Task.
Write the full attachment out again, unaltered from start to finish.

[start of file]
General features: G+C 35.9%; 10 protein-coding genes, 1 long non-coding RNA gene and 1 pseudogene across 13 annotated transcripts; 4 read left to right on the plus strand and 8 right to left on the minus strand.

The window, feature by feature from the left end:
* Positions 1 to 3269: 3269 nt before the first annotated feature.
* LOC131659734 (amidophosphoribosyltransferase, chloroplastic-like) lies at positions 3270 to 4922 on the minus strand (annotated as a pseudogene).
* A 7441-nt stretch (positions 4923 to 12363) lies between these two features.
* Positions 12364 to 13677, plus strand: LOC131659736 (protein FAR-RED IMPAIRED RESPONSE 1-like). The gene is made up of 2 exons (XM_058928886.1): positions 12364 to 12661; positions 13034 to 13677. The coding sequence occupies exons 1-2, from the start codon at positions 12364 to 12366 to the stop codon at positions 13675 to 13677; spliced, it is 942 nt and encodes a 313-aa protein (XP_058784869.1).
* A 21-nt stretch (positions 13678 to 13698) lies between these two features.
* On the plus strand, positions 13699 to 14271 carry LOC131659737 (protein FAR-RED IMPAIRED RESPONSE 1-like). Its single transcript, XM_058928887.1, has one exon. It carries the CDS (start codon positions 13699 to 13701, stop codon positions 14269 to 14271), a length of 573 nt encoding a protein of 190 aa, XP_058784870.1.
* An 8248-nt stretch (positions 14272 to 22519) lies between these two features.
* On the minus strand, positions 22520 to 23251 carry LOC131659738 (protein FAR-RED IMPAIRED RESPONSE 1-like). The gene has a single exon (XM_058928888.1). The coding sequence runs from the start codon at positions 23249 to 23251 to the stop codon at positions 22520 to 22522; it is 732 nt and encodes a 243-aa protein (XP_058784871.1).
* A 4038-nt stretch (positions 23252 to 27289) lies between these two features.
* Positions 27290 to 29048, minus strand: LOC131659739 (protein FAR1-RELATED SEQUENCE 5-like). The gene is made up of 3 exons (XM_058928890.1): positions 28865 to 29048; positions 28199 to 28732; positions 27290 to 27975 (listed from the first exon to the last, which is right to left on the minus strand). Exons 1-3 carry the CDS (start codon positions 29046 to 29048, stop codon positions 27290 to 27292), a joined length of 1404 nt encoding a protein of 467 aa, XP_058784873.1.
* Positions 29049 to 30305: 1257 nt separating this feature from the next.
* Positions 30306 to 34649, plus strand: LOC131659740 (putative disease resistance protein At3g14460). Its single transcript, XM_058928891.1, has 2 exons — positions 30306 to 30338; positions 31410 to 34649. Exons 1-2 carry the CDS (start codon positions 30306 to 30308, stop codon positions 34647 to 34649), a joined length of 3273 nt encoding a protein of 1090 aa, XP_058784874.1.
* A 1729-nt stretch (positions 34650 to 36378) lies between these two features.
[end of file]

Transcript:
General features: G+C 35.9%; 10 protein-coding genes, 1 long non-coding RNA gene and 1 pseudogene across 13 annotated transcripts; 4 read left to right on the plus strand and 8 right to left on the minus strand.

The window, feature by feature from the left end:
* Positions 1 to 3269: 3269 nt before the first annotated feature.
* LOC131659734 (amidophosphoribosyltransferase, chloroplastic-like) lies at positions 3270 to 4922 on the minus strand (annotated as a pseudogene).
* A 7441-nt stretch (positions 4923 to 12363) lies between these two features.
* Positions 12364 to 13677, plus strand: LOC131659736 (protein FAR-RED IMPAIRED RESPONSE 1-like). The gene is made up of 2 exons (XM_058928886.1): positions 12364 to 12661; positions 13034 to 13677. The coding sequence occupies exons 1-2, from the start codon at positions 12364 to 12366 to the stop codon at positions 13675 to 13677; spliced, it is 942 nt and encodes a 313-aa protein (XP_058784869.1).
* A 21-nt stretch (positions 13678 to 13698) lies between these two features.
* On the plus strand, positions 13699 to 14271 carry LOC131659737 (protein FAR-RED IMPAIRED RESPONSE 1-like). Its single transcript, XM_058928887.1, has one exon. It carries the CDS (start codon positions 13699 to 13701, stop codon positions 14269 to 14271), a length of 573 nt encoding a protein of 190 aa, XP_058784870.1.
* An 8248-nt stretch (positions 14272 to 22519) lies between these two features.
* On the minus strand, positions 22520 to 23251 carry LOC131659738 (protein FAR-RED IMPAIRED RESPONSE 1-like). The gene has a single exon (XM_058928888.1). The coding sequence runs from the start codon at positions 23249 to 23251 to the stop codon at positions 22520 to 22522; it is 732 nt and encodes a 243-aa protein (XP_058784871.1).
* A 4038-nt stretch (positions 23252 to 27289) lies between these two features.
* Positions 27290 to 29048, minus strand: LOC131659739 (protein FAR1-RELATED SEQUENCE 5-like). The gene is made up of 3 exons (XM_058928890.1): positions 28865 to 29048; positions 28199 to 28732; positions 27290 to 27975 (listed from the first exon to the last, which is right to left on the minus strand). Exons 1-3 carry the CDS (start codon positions 29046 to 29048, stop codon positions 27290 to 27292), a joined length of 1404 nt encoding a protein of 467 aa, XP_058784873.1.
* Positions 29049 to 30305: 1257 nt separating this feature from the next.
* Positions 30306 to 34649, plus strand: LOC131659740 (putative disease resistance protein At3g14460). Its single transcript, XM_058928891.1, has 2 exons — positions 30306 to 30338; positions 31410 to 34649. Exons 1-2 carry the CDS (start codon positions 30306 to 30308, stop codon positions 34647 to 34649), a joined length of 3273 nt encoding a protein of 1090 aa, XP_058784874.1.
* A 1729-nt stretch (positions 34650 to 36378) lies between these two features.